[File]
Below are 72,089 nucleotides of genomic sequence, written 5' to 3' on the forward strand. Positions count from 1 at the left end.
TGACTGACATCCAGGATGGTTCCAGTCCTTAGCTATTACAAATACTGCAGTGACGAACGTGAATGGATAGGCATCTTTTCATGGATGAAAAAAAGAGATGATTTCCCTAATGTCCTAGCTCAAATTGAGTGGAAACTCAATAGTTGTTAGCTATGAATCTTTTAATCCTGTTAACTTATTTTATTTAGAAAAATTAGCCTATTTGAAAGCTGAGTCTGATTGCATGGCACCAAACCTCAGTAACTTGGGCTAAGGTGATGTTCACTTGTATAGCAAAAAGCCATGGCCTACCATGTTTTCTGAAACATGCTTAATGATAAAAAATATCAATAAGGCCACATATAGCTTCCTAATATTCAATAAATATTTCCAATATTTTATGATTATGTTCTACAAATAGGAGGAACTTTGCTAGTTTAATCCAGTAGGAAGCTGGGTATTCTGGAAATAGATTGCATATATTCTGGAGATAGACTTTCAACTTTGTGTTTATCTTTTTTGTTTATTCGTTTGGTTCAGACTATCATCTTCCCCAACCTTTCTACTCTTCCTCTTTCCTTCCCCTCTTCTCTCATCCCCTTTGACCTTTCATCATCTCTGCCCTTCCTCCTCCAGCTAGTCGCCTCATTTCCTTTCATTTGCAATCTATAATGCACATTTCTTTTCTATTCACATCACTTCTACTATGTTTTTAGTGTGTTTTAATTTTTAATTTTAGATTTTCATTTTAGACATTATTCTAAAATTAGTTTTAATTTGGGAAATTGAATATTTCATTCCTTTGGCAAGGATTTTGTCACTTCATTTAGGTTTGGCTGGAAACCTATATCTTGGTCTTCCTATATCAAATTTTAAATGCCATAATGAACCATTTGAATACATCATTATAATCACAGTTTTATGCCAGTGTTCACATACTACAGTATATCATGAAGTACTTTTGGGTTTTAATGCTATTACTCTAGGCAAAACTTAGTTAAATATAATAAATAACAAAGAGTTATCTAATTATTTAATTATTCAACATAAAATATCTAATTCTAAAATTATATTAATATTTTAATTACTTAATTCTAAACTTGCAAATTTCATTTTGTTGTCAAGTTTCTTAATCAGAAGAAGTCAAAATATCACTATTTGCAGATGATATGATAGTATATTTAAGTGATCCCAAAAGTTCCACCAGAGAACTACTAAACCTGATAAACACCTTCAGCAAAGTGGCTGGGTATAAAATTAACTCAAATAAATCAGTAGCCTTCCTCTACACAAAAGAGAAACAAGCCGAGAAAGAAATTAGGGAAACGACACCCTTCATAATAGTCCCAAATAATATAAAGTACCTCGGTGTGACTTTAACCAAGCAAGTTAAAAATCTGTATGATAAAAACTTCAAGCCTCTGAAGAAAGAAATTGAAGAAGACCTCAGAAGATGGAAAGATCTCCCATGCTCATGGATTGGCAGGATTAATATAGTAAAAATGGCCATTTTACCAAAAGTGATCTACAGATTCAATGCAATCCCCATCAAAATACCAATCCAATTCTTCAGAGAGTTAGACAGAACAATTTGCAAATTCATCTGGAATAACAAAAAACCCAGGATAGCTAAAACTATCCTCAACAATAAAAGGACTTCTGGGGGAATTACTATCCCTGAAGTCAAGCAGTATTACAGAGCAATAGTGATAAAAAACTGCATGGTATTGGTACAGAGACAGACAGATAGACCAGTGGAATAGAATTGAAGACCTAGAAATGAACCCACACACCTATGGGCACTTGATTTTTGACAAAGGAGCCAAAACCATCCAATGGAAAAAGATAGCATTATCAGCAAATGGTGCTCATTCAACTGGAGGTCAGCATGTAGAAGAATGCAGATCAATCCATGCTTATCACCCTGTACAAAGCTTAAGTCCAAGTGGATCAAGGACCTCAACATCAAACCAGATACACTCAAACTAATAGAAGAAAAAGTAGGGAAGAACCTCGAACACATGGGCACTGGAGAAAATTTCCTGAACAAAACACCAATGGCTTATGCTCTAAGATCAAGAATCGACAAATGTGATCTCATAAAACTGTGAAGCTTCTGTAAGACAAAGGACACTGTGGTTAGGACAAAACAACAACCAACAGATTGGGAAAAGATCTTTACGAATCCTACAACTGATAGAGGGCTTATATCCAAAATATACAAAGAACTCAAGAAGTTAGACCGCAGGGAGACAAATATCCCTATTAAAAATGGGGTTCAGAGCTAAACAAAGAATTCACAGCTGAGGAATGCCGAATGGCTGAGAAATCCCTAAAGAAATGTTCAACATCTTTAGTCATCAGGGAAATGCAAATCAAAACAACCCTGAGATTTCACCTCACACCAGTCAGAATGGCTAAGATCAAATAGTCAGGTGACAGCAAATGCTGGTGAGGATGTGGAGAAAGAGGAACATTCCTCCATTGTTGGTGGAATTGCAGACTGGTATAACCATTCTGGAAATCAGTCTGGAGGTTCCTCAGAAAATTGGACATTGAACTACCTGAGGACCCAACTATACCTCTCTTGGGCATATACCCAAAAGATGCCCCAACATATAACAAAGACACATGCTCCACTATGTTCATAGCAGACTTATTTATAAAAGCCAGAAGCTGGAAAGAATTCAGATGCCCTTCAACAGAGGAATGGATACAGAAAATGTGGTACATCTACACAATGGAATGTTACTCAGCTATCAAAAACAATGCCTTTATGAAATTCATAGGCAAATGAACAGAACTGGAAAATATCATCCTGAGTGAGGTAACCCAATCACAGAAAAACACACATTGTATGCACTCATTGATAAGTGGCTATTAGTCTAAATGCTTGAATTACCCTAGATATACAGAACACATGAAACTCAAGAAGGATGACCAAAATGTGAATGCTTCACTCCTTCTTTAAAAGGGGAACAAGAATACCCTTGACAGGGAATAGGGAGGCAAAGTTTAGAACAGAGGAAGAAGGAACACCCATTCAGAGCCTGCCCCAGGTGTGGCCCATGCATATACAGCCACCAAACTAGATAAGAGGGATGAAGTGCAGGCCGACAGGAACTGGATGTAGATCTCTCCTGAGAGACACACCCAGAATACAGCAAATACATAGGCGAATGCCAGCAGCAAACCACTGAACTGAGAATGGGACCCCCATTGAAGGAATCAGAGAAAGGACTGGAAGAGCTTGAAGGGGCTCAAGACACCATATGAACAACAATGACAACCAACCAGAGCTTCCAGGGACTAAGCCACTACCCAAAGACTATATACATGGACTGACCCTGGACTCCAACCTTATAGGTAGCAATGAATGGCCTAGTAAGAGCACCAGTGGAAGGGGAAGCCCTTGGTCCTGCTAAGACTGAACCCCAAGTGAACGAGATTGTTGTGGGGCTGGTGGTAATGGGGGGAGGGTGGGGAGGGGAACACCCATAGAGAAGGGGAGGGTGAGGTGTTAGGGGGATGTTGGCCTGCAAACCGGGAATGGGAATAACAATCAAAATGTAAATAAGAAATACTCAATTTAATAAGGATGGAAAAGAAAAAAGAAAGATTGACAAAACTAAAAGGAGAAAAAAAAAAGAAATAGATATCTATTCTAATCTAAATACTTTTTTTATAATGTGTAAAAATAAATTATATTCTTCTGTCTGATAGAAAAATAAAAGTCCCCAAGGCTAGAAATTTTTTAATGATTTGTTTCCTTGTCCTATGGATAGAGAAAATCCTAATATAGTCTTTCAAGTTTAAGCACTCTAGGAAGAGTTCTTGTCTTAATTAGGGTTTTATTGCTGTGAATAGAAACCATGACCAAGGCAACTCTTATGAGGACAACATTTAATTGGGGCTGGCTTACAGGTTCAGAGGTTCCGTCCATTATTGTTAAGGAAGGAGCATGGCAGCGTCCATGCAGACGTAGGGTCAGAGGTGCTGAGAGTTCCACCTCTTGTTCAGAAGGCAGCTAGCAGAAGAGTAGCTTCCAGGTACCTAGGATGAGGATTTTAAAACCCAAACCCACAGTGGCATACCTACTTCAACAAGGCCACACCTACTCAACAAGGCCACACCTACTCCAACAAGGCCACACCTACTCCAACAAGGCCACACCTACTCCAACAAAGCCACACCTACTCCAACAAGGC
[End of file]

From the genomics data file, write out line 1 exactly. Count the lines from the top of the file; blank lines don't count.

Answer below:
Below are 72,089 nucleotides of genomic sequence, written 5' to 3' on the forward strand. Positions count from 1 at the left end.